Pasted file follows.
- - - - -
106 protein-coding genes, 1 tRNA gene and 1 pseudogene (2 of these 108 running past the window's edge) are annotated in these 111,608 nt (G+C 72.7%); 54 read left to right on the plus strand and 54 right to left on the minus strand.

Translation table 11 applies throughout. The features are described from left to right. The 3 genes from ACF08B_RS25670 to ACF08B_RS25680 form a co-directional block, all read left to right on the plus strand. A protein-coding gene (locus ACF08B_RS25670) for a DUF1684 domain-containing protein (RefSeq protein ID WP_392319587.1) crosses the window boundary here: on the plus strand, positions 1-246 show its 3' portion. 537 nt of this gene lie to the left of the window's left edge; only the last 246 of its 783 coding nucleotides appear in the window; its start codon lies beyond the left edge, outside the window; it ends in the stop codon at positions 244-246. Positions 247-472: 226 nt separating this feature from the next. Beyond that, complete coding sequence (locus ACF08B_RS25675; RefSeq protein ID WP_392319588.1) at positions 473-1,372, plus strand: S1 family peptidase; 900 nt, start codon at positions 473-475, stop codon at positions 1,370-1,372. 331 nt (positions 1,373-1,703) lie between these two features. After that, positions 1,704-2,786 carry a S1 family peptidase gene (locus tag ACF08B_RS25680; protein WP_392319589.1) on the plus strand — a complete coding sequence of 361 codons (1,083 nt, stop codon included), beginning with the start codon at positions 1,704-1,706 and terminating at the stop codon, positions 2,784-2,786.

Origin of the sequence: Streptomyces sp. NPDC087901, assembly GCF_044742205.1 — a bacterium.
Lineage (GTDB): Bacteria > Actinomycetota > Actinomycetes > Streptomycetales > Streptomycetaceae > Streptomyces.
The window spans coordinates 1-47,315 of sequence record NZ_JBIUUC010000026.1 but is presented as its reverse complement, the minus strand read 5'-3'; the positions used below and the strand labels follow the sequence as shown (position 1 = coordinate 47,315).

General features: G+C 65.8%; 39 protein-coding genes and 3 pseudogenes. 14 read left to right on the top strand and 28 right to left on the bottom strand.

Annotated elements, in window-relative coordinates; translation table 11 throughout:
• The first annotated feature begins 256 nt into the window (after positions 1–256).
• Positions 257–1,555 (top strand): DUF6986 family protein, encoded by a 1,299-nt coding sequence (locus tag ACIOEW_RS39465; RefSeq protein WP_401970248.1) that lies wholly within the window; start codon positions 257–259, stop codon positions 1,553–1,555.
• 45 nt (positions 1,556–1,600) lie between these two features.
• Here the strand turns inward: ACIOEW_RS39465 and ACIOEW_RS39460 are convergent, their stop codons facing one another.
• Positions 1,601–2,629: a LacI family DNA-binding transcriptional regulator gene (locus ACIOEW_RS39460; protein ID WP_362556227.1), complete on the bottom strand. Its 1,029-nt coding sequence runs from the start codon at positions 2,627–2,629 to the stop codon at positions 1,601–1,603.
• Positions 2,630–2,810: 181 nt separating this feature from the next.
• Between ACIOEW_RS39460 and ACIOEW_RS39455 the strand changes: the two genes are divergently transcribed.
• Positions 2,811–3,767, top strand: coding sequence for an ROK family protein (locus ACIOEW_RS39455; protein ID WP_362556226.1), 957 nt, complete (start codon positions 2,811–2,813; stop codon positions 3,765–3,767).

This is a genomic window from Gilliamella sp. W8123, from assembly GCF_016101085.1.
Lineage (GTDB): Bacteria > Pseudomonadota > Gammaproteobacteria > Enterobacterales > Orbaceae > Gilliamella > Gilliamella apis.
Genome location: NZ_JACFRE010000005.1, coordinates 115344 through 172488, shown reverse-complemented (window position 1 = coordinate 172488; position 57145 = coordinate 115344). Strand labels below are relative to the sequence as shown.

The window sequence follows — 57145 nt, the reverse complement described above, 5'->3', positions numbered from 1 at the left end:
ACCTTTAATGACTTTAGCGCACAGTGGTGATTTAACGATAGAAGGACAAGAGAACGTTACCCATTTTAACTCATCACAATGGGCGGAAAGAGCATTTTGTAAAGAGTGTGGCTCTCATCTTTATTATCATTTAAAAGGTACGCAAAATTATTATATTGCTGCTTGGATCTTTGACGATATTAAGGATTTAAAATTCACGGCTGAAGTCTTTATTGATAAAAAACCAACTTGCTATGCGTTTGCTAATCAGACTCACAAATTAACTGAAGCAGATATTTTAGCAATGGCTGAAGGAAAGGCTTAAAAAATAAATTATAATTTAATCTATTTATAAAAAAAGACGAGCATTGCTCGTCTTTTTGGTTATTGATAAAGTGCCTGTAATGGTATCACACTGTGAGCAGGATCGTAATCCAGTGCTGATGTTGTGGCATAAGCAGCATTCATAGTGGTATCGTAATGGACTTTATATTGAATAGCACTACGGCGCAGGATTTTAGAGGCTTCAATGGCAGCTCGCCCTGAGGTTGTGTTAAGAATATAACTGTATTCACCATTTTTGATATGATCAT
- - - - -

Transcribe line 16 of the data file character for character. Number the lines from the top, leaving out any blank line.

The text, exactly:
This is a genomic window from Gilliamella sp. W8123, from assembly GCF_016101085.1.